During the recession, the average new single-family home was 2,135 square feet. However, by 2013, the McMansion was back, with square footage blooming to 2,598 square feet, as more builders looked to cater to luxury home buyers.
But some analysts are questioning whether it’s the millennial generation that will reverse this trend, a generation that has already grown accustomed to more cramped corridors. After all, apartment sizes have been shrinking. In 2000, the average newly built apartment was about 1,003 square feet, but by 2010, the average had shrunk to 976 square feet, according to Axiometrics, a research firm. Also,micro-apartments – which are as little as 250 square feet – are growing in popularity, too.
Millennials, through housing surveys, have already shown a preference for walkable convenience with smaller living spaces, and many builders are starting to question how that will influence the design of future homes. Many renters have already shown they are willing to sacrifice space in order to be in a certain location or to have more amenities outside the home.
“They’re willing to live in smaller spaces because the community areas of the assets that we’re building now are so sophisticated,” Bradley Cribbins, COO and executive vice president of Alliance Residential, based in Phoenix, told BUILDER. “They have beautiful common areas where you can collaborate with other folks.”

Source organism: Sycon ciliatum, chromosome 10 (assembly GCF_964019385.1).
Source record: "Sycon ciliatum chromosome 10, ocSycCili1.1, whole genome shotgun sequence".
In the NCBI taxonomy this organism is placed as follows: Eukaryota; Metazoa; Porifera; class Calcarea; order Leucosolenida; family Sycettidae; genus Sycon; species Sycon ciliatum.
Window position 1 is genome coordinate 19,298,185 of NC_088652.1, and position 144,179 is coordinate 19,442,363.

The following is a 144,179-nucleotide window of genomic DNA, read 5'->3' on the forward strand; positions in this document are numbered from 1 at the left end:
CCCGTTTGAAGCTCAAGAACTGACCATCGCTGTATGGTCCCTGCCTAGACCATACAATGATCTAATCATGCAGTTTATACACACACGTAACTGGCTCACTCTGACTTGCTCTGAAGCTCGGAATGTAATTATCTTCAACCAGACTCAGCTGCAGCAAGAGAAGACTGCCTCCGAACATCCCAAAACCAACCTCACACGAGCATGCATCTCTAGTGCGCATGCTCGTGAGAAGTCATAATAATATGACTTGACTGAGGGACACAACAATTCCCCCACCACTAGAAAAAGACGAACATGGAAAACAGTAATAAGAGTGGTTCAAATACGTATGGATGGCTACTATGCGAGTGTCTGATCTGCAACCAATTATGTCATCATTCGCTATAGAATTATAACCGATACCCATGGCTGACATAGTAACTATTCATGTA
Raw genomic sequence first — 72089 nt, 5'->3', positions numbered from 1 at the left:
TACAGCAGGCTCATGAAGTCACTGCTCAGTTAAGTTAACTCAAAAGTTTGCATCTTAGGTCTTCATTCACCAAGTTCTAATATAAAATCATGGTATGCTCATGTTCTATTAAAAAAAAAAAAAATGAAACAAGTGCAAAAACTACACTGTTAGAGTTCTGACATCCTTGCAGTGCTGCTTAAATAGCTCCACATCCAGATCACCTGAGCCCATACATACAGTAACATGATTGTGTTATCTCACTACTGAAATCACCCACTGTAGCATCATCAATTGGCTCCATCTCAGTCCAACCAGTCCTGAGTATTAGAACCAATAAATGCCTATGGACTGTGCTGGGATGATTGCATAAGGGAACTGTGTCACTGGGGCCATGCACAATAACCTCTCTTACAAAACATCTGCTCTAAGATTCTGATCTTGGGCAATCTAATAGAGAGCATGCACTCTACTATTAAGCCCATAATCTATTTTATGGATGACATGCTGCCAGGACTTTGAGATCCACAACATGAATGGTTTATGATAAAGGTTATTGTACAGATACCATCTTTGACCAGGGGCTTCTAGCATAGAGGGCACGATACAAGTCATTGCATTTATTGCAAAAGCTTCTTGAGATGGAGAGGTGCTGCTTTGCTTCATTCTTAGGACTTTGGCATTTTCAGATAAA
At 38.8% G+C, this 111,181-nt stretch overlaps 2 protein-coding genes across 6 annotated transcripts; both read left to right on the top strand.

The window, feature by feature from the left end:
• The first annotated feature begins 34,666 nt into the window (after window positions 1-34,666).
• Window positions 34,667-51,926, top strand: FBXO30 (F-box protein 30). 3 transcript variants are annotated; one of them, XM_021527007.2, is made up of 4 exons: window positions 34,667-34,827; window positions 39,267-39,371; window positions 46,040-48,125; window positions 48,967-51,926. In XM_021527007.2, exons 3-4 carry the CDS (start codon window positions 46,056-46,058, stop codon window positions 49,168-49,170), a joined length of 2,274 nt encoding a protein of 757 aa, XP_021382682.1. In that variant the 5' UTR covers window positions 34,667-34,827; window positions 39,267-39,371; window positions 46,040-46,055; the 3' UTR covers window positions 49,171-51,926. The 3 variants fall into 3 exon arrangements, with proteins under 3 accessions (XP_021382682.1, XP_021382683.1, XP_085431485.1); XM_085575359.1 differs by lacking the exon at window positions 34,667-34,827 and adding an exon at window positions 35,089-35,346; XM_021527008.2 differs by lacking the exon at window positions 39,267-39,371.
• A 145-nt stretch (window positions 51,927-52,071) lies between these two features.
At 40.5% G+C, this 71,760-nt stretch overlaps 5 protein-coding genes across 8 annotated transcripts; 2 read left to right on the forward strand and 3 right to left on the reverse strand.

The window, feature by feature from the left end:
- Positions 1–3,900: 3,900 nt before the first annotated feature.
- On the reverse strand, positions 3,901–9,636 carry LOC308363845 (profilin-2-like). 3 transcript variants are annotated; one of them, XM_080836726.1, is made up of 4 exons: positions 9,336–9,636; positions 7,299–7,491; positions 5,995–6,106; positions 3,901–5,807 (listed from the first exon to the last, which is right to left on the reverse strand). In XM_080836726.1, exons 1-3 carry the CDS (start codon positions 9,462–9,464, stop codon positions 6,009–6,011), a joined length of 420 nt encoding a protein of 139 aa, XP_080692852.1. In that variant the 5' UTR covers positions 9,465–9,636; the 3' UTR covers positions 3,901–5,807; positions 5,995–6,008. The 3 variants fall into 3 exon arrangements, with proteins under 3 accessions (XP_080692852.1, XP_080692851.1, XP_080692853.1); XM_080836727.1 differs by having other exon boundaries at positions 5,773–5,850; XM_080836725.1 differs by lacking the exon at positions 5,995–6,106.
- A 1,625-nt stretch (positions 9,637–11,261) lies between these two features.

But not all housing analysts believe that millennials living in smaller apartments will translate into a desire for smaller homes when they’re ready for home ownership one day. As their priorities shift, millennials will eventually want more yard, increased space, and a good school system for their children in the suburbs over a cramped place in the city, some builders and analysts say.
“They don’t really want what mom and dad have until they get married,” says Nick Lehnert, executive director at the architectural firm KTGY, based in Santa Monica, Calif. “Then all of a sudden things start to revert. They start getting realistic about what they need for the children and what they need for themselves. [Right now,] Gen Y is used to living in small spaces or with roommates because that’s all they can afford.”
However, some architects and builders are betting that millennials’ apartment living will influence their single-family tastes for more efficient designs over the McMansions their parents' generation preferred and are already working on designs to cater to this age group’s changing desires.
Source: “Inner Space: Is the McMansion on its Way Out?” BUILDER Online (Sept. 2, 2014)